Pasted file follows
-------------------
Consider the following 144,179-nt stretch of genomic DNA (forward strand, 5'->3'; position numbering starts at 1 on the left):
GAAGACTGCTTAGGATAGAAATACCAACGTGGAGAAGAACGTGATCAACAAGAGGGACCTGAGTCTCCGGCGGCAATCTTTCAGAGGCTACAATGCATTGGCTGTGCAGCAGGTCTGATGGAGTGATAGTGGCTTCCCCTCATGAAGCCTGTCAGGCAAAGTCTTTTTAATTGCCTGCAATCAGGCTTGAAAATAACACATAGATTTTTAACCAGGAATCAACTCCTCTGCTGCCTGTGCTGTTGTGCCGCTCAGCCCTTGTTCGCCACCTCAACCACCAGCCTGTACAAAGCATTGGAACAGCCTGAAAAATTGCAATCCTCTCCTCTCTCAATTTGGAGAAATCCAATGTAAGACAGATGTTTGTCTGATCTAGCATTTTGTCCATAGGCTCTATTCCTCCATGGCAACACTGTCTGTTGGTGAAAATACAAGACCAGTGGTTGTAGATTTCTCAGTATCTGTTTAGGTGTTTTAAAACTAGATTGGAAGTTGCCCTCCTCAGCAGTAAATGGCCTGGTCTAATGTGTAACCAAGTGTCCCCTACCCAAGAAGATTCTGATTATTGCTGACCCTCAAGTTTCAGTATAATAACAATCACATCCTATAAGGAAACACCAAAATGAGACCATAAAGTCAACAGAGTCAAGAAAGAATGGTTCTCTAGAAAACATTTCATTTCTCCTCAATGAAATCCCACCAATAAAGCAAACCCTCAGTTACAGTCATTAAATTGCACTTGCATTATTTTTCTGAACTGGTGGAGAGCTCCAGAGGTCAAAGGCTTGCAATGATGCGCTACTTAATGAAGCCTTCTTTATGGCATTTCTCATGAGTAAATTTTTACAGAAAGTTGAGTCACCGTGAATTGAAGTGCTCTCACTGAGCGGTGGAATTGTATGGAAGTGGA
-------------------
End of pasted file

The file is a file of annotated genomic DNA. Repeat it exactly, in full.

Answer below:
Consider the following 144,179-nt stretch of genomic DNA (forward strand, 5'->3'; position numbering starts at 1 on the left):
GAAGACTGCTTAGGATAGAAATACCAACGTGGAGAAGAACGTGATCAACAAGAGGGACCTGAGTCTCCGGCGGCAATCTTTCAGAGGCTACAATGCATTGGCTGTGCAGCAGGTCTGATGGAGTGATAGTGGCTTCCCCTCATGAAGCCTGTCAGGCAAAGTCTTTTTAATTGCCTGCAATCAGGCTTGAAAATAACACATAGATTTTTAACCAGGAATCAACTCCTCTGCTGCCTGTGCTGTTGTGCCGCTCAGCCCTTGTTCGCCACCTCAACCACCAGCCTGTACAAAGCATTGGAACAGCCTGAAAAATTGCAATCCTCTCCTCTCTCAATTTGGAGAAATCCAATGTAAGACAGATGTTTGTCTGATCTAGCATTTTGTCCATAGGCTCTATTCCTCCATGGCAACACTGTCTGTTGGTGAAAATACAAGACCAGTGGTTGTAGATTTCTCAGTATCTGTTTAGGTGTTTTAAAACTAGATTGGAAGTTGCCCTCCTCAGCAGTAAATGGCCTGGTCTAATGTGTAACCAAGTGTCCCCTACCCAAGAAGATTCTGATTATTGCTGACCCTCAAGTTTCAGTATAATAACAATCACATCCTATAAGGAAACACCAAAATGAGACCATAAAGTCAACAGAGTCAAGAAAGAATGGTTCTCTAGAAAACATTTCATTTCTCCTCAATGAAATCCCACCAATAAAGCAAACCCTCAGTTACAGTCATTAAATTGCACTTGCATTATTTTTCTGAACTGGTGGAGAGCTCCAGAGGTCAAAGGCTTGCAATGATGCGCTACTTAATGAAGCCTTCTTTATGGCATTTCTCATGAGTAAATTTTTACAGAAAGTTGAGTCACCGTGAATTGAAGTGCTCTCACTGAGCGGTGGAATTGTATGGAAGTGGA